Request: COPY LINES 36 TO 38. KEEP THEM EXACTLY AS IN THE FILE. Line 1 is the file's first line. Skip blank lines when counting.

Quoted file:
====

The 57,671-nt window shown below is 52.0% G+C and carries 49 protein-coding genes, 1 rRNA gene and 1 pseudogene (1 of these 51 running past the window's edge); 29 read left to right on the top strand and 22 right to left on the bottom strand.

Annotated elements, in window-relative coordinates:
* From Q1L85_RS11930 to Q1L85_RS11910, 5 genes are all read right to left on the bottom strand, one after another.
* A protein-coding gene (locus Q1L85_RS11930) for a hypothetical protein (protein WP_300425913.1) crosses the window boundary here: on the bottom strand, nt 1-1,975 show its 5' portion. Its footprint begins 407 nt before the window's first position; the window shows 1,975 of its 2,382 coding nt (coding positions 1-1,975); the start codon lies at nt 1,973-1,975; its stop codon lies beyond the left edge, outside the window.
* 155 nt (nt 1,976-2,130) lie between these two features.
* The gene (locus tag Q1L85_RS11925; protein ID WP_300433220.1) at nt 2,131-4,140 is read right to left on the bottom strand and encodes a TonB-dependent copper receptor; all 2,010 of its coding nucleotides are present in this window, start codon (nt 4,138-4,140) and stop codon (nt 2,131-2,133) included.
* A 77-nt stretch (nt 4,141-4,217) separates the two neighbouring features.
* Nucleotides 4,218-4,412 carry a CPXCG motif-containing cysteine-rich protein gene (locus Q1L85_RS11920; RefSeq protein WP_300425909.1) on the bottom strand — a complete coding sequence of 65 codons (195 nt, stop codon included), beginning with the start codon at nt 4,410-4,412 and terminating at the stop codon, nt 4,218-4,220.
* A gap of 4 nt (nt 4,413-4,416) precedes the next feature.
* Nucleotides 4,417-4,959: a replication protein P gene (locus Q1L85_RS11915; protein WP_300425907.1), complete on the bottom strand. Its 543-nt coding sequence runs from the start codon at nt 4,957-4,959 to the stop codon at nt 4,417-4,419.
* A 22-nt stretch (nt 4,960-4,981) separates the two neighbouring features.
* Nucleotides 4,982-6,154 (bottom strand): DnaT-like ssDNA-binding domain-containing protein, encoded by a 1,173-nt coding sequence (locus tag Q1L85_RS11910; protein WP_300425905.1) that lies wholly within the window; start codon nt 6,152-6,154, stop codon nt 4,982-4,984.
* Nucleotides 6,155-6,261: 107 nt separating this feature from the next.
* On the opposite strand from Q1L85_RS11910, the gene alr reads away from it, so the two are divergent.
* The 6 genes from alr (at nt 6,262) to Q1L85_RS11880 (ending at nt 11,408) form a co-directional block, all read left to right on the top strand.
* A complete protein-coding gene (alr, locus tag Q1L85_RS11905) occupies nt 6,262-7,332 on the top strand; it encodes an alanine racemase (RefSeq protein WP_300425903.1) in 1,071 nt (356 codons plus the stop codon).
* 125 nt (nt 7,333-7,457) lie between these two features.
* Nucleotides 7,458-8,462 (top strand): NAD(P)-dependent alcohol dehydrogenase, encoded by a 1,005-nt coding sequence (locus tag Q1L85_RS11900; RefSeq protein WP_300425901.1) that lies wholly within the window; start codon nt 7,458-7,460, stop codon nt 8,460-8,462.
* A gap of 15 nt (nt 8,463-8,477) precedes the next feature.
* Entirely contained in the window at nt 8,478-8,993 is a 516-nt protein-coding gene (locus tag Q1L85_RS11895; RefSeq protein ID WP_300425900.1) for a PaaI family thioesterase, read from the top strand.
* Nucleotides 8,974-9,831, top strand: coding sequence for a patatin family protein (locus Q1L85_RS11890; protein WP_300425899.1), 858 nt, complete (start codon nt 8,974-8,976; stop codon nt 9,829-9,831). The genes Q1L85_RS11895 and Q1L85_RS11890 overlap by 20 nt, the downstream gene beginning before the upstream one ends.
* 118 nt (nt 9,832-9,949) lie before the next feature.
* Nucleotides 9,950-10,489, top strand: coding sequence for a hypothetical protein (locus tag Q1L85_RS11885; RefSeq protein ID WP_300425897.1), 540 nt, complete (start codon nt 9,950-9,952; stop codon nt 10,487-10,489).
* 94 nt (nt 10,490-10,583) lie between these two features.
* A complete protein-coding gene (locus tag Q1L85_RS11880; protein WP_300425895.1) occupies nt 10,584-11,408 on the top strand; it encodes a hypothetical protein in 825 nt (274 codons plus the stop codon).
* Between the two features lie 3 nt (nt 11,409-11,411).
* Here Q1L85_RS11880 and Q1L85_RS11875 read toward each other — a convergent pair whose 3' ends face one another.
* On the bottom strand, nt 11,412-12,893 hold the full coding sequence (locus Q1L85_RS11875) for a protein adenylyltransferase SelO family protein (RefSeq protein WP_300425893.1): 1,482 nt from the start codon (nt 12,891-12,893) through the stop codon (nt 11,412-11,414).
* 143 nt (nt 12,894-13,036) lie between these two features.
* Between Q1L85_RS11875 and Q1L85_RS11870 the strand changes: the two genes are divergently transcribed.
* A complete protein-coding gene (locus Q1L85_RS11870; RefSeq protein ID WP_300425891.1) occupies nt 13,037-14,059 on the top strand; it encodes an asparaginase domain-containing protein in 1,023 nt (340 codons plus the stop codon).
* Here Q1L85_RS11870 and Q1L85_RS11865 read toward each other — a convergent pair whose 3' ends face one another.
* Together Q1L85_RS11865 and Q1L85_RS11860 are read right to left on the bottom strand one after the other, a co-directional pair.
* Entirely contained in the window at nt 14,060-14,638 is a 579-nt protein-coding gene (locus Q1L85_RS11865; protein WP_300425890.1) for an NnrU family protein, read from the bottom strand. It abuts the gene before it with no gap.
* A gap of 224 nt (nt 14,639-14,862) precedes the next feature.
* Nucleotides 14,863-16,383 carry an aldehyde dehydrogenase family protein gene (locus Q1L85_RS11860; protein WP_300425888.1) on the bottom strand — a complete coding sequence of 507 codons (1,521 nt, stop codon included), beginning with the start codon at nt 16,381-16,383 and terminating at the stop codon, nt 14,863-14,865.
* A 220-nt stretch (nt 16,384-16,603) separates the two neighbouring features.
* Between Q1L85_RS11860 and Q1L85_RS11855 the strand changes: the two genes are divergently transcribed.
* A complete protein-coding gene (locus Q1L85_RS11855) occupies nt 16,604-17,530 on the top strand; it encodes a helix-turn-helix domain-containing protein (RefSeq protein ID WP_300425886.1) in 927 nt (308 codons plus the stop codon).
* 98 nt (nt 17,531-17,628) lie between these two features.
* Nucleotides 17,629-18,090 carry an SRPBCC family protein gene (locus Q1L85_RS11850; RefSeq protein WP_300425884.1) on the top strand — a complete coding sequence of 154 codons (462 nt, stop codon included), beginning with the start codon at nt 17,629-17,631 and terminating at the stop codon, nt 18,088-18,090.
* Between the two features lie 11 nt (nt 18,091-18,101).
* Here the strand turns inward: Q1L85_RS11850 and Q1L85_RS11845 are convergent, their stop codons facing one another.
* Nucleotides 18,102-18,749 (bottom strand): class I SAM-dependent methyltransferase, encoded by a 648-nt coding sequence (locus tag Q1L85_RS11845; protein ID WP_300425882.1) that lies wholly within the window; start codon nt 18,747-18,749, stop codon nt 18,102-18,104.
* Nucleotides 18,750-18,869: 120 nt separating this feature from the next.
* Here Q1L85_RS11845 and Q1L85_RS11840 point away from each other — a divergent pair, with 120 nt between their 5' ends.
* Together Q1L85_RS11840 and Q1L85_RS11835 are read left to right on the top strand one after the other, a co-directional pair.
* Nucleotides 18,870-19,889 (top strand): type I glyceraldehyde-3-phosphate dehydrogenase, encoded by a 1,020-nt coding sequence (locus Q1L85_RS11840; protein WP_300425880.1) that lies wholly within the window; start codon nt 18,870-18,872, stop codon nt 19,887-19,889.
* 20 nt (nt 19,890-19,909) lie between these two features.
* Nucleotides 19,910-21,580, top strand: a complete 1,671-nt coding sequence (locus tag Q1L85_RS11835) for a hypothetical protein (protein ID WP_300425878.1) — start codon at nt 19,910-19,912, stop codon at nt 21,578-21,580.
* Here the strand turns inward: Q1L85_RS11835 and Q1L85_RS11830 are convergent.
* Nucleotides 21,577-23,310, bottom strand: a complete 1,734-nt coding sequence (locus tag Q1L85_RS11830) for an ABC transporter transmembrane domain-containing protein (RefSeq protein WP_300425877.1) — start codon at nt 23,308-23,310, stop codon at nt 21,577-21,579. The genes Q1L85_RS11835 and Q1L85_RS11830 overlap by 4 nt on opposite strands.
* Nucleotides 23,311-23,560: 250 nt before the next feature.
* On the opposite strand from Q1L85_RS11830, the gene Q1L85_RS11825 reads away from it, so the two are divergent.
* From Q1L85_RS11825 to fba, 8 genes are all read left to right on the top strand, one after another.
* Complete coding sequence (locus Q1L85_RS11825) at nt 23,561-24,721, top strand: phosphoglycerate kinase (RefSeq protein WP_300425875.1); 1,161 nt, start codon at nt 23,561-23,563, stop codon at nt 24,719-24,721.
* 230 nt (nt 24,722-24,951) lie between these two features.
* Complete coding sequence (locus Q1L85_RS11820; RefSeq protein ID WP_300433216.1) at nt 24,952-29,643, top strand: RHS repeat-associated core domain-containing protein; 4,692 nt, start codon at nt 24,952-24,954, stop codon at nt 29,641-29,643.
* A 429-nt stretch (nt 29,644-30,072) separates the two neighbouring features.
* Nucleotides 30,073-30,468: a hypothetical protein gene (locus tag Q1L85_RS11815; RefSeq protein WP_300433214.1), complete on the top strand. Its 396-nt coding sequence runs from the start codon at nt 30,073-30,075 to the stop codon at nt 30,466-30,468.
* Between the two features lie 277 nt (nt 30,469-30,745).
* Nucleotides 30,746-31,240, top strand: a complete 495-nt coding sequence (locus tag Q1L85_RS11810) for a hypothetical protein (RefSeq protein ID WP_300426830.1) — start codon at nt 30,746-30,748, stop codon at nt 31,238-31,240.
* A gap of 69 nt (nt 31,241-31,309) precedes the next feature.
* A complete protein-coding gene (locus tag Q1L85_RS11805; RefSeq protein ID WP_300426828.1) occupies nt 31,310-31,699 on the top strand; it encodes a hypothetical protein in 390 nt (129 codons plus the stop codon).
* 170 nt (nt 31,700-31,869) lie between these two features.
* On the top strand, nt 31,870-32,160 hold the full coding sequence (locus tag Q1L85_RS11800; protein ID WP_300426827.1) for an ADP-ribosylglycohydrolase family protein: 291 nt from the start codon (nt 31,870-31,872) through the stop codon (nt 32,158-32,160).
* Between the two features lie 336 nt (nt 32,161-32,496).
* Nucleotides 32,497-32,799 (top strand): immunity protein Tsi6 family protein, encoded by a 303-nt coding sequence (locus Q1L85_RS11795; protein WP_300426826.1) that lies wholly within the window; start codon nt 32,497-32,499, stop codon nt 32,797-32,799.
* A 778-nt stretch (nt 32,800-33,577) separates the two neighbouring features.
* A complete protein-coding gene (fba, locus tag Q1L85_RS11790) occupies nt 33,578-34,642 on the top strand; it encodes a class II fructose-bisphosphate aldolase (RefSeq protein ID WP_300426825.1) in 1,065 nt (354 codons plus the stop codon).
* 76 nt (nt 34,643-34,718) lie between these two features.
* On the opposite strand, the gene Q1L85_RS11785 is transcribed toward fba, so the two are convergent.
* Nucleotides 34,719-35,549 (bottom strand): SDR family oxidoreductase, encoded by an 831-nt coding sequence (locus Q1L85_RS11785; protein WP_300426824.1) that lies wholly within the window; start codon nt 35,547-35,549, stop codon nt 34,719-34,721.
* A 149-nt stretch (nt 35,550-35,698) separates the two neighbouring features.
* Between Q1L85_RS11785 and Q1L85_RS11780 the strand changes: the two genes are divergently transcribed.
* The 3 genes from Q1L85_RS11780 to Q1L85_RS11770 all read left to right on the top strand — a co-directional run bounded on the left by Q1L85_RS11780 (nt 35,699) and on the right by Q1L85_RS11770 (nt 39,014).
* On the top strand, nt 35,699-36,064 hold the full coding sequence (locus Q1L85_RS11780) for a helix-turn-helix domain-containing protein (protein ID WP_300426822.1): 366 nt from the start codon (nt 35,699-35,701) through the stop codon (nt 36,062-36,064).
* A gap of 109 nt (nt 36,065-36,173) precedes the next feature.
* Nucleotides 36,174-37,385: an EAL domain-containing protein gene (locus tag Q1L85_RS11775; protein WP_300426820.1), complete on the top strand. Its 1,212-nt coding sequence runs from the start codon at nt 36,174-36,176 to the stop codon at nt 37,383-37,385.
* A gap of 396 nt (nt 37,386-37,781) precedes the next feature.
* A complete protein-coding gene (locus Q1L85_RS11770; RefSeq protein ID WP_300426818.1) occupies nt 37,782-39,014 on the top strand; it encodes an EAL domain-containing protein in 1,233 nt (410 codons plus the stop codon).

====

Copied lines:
* Nucleotides 14,863-16,383 carry an aldehyde dehydrogenase family protein gene (locus Q1L85_RS11860; protein WP_300425888.1) on the bottom strand — a complete coding sequence of 507 codons (1,521 nt, stop codon included), beginning with the start codon at nt 16,381-16,383 and terminating at the stop codon, nt 14,863-14,865.
* A 220-nt stretch (nt 16,384-16,603) separates the two neighbouring features.
* Between Q1L85_RS11860 and Q1L85_RS11855 the strand changes: the two genes are divergently transcribed.